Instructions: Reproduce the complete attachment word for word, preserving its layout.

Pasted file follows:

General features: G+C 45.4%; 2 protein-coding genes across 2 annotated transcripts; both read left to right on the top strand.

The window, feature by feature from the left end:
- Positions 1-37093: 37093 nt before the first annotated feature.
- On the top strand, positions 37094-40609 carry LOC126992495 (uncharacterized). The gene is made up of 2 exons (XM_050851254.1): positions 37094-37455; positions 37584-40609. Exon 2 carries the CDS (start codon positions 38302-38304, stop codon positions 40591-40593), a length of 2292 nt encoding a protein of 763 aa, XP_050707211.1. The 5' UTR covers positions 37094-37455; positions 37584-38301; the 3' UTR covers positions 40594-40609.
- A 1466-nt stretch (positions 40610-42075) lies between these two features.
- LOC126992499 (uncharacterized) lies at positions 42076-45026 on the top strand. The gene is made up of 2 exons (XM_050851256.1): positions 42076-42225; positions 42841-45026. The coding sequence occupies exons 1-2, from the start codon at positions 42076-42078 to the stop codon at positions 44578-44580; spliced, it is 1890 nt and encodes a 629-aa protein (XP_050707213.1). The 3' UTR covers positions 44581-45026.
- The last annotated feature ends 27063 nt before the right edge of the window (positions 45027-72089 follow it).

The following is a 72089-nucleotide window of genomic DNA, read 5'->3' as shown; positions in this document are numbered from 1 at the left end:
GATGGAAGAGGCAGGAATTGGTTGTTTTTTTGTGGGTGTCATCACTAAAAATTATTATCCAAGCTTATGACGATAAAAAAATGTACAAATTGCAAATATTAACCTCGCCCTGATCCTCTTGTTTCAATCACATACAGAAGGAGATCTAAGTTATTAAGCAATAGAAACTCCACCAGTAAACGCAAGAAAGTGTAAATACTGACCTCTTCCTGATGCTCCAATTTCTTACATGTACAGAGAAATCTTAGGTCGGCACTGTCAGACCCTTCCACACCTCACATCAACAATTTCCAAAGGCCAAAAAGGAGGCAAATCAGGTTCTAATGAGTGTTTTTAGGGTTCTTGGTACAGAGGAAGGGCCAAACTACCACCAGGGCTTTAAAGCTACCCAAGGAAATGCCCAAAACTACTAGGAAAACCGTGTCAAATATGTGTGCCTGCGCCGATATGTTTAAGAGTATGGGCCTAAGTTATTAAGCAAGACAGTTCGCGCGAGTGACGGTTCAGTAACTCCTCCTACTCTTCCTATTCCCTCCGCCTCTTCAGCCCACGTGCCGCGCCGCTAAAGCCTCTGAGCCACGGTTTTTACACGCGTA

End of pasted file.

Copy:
General features: G+C 45.4%; 2 protein-coding genes across 2 annotated transcripts; both read left to right on the top strand.

The window, feature by feature from the left end:
- Positions 1-37093: 37093 nt before the first annotated feature.
- On the top strand, positions 37094-40609 carry LOC126992495 (uncharacterized). The gene is made up of 2 exons (XM_050851254.1): positions 37094-37455; positions 37584-40609. Exon 2 carries the CDS (start codon positions 38302-38304, stop codon positions 40591-40593), a length of 2292 nt encoding a protein of 763 aa, XP_050707211.1. The 5' UTR covers positions 37094-37455; positions 37584-38301; the 3' UTR covers positions 40594-40609.
- A 1466-nt stretch (positions 40610-42075) lies between these two features.
- LOC126992499 (uncharacterized) lies at positions 42076-45026 on the top strand. The gene is made up of 2 exons (XM_050851256.1): positions 42076-42225; positions 42841-45026. The coding sequence occupies exons 1-2, from the start codon at positions 42076-42078 to the stop codon at positions 44578-44580; spliced, it is 1890 nt and encodes a 629-aa protein (XP_050707213.1). The 3' UTR covers positions 44581-45026.
- The last annotated feature ends 27063 nt before the right edge of the window (positions 45027-72089 follow it).

The following is a 72089-nucleotide window of genomic DNA, read 5'->3' as shown; positions in this document are numbered from 1 at the left end:
GATGGAAGAGGCAGGAATTGGTTGTTTTTTTGTGGGTGTCATCACTAAAAATTATTATCCAAGCTTATGACGATAAAAAAATGTACAAATTGCAAATATTAACCTCGCCCTGATCCTCTTGTTTCAATCACATACAGAAGGAGATCTAAGTTATTAAGCAATAGAAACTCCACCAGTAAACGCAAGAAAGTGTAAATACTGACCTCTTCCTGATGCTCCAATTTCTTACATGTACAGAGAAATCTTAGGTCGGCACTGTCAGACCCTTCCACACCTCACATCAACAATTTCCAAAGGCCAAAAAGGAGGCAAATCAGGTTCTAATGAGTGTTTTTAGGGTTCTTGGTACAGAGGAAGGGCCAAACTACCACCAGGGCTTTAAAGCTACCCAAGGAAATGCCCAAAACTACTAGGAAAACCGTGTCAAATATGTGTGCCTGCGCCGATATGTTTAAGAGTATGGGCCTAAGTTATTAAGCAAGACAGTTCGCGCGAGTGACGGTTCAGTAACTCCTCCTACTCTTCCTATTCCCTCCGCCTCTTCAGCCCACGTGCCGCGCCGCTAAAGCCTCTGAGCCACGGTTTTTACACGCGTA